Eric Greitens says his RINO-hunting ad was meant in humor. How will voters see it?
AILSA CHANG, HOST:
U.S. Senate hopeful Eric Greitens ignited a firestorm this week with an online ad encouraging people to go out and hunt so-called RINOs. That's the acronym for Republicans in name only. It's a phrase some people use for Republicans they think are not conservative enough.
(SOUNDBITE OF POLITICAL AD)
ERIC GREITENS: Get a RINO hunting permit. There's no bagging limit, no tagging limit, and it doesn't expire until we save our country.
(SOUNDBITE OF BOOM)
CHANG: There was condemnation, yes, but there was also attention that the former Missouri governor needs to stand out in a crowded primary. Here's St. Louis Public Radio's Jason Rosenbaum.
JASON ROSENBAUM, BYLINE: Eric Greitens got exactly what he wanted. His U.S. Senate campaign released a web ad on Monday featuring the former governor storming a house with a big gun alongside people dressed as armed military members. Greitens's ad hit a nerve. Facebook removed the video, and Republicans and Democrats slammed the ad as a cheap publicity stunt that appears to condone violence over political disagreements.
But on Tuesday, Greitens bragged about the ad's widespread attention with KCMO Talk Radio's Pete Mundo.
(SOUNDBITE OF RADIO SHOW, "PETE MUNDO MORNING SHOW")
GREITENS: As we're talking now, less than 24 hours since we released it, we now know that it's had at least 3 1/2 million views.
ROSENBAUM: Greitens is trying to tap into a populist and nationalist edge among Republican primary voters. And Austin Petersen, a conservative talk show host who is neutral in the 21-person GOP primary, says Greitens is masterful at getting attention through traditional and social media channels. Petersen would know. He ran for U.S. Senate in 2018, albeit unsuccessfully.
AUSTIN PETERSEN: That's why Eric Greitens is winning. Because he's winning the information war. He knows what he's doing. You know, he's getting out there, controversy or not. If you remember, I was the guy who gave away an AR-15 in my race. That was the best thing that ever happened. Haters be damned.
ROSENBAUM: Greitens isn't just encountering controversy over viral web videos. He made scores of enemies among both parties before and after he resigned as governor due to scandals involving an extramarital affair and campaign finance controversies. And Greitens's ex-wife said under oath that he was abusive to her and their son - allegations he denies. Greitens's GOP opponents, like Congressman Billy Long, say the ad is in bad taste.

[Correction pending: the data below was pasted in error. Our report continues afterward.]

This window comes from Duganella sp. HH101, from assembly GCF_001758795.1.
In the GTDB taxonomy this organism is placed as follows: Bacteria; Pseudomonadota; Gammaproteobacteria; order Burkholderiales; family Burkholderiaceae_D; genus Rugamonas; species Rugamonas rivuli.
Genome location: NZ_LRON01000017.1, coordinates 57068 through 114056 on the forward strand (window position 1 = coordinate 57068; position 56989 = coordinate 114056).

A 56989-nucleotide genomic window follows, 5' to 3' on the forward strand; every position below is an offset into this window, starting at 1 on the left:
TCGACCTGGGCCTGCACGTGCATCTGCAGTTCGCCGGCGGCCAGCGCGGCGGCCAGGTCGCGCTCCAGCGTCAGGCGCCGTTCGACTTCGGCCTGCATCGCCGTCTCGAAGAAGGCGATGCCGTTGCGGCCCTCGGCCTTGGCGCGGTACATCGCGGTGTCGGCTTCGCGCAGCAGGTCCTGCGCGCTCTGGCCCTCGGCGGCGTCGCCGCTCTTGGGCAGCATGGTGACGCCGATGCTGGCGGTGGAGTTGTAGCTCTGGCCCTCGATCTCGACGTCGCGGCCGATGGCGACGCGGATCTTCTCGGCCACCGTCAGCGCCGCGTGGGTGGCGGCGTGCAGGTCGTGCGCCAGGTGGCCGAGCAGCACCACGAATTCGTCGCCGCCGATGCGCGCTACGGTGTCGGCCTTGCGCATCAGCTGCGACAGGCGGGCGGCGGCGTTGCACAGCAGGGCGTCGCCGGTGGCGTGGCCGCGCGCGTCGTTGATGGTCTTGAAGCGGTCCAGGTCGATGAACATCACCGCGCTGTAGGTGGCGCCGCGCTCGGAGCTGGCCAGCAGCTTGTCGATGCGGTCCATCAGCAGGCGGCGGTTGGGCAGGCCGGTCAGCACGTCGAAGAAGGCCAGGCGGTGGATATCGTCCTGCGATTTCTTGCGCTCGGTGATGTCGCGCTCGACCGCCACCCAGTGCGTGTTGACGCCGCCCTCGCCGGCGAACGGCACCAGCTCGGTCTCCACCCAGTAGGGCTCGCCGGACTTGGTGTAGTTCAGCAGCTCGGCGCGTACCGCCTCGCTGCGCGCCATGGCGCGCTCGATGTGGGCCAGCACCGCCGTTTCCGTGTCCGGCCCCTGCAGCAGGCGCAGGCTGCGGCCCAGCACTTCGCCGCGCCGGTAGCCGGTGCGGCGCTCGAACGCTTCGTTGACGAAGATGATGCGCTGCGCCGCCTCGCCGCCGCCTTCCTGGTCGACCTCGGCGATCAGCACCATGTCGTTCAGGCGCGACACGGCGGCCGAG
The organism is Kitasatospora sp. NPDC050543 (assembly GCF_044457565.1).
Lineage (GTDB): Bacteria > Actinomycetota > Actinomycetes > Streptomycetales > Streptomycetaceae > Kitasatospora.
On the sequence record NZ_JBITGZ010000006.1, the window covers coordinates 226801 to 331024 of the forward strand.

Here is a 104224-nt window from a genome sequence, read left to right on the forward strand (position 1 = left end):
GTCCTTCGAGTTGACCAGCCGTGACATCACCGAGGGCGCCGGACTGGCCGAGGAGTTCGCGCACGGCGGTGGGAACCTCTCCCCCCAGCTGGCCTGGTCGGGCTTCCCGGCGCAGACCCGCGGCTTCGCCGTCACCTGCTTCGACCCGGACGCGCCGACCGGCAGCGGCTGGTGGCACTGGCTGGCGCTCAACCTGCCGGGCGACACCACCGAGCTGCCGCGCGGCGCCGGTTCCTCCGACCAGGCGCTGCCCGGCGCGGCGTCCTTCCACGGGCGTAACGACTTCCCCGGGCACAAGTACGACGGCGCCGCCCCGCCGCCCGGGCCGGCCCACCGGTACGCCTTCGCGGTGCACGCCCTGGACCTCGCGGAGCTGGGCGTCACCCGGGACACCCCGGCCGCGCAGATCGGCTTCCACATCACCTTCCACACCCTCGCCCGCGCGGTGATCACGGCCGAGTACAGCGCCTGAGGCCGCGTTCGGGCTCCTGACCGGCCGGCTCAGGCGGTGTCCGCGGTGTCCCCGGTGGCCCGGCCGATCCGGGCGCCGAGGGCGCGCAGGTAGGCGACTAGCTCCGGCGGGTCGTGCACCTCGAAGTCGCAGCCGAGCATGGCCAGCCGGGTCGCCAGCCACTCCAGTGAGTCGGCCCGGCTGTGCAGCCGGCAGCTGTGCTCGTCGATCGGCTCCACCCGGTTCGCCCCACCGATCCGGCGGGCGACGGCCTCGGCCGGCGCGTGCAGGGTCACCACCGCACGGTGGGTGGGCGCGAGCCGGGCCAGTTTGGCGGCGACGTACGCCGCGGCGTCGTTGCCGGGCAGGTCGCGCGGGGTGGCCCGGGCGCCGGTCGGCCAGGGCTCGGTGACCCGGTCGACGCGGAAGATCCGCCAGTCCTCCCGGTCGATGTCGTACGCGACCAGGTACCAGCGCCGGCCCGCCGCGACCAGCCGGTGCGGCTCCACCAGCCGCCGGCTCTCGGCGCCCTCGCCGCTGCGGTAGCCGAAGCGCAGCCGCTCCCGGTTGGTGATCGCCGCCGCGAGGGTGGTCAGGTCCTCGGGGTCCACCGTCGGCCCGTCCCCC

BILLY LONG: If you want to beat RINOs, you beat them at the ballot box. I mean, to say that you're going to go hunting RINOs is beyond the pale, in my opinion.
ROSENBAUM: Some of Greitens's detractors, including departing U.S. Senator Roy Blunt, have suggested that people should stop talking about the video because it's giving Greitens the attention he needs to win an August 2 primary. Democrat Lucas Kunce disagrees with that strategy.
LUCAS KUNCE: We are going after Eric Greitens and reminding everyone, and if you don't talk about how bad it is, you literally give him a free pass. It's like, oh, OK, well, let me put out the next one.
ROSENBAUM: University of Missouri-Saint Louis political science professor Anita Manion says ignoring Greitens's web ad would paper over dark realities about the state of American politics. That's especially the case when a school shooting in Texas is still top of mind, and Democratic and Republican political figures are being threatened.
ANITA MANION: And although I understand the sentiment of not wanting to draw more attention to violent or inappropriate content, I do think that we have to talk about it.
ROSENBAUM: Greitens's campaign strongly disputes the idea that the web ad condones violence, saying in a statement, quote, "If anyone doesn't get the metaphor, they are either lying or dumb." And with Greitens leading in numerous public opinion polls, it's unclear whether the furor over the web ad will cause his opponents to gain ground or solidify his place as frontrunner.
For NPR News, I'm Jason Rosenbaum in St. Louis.
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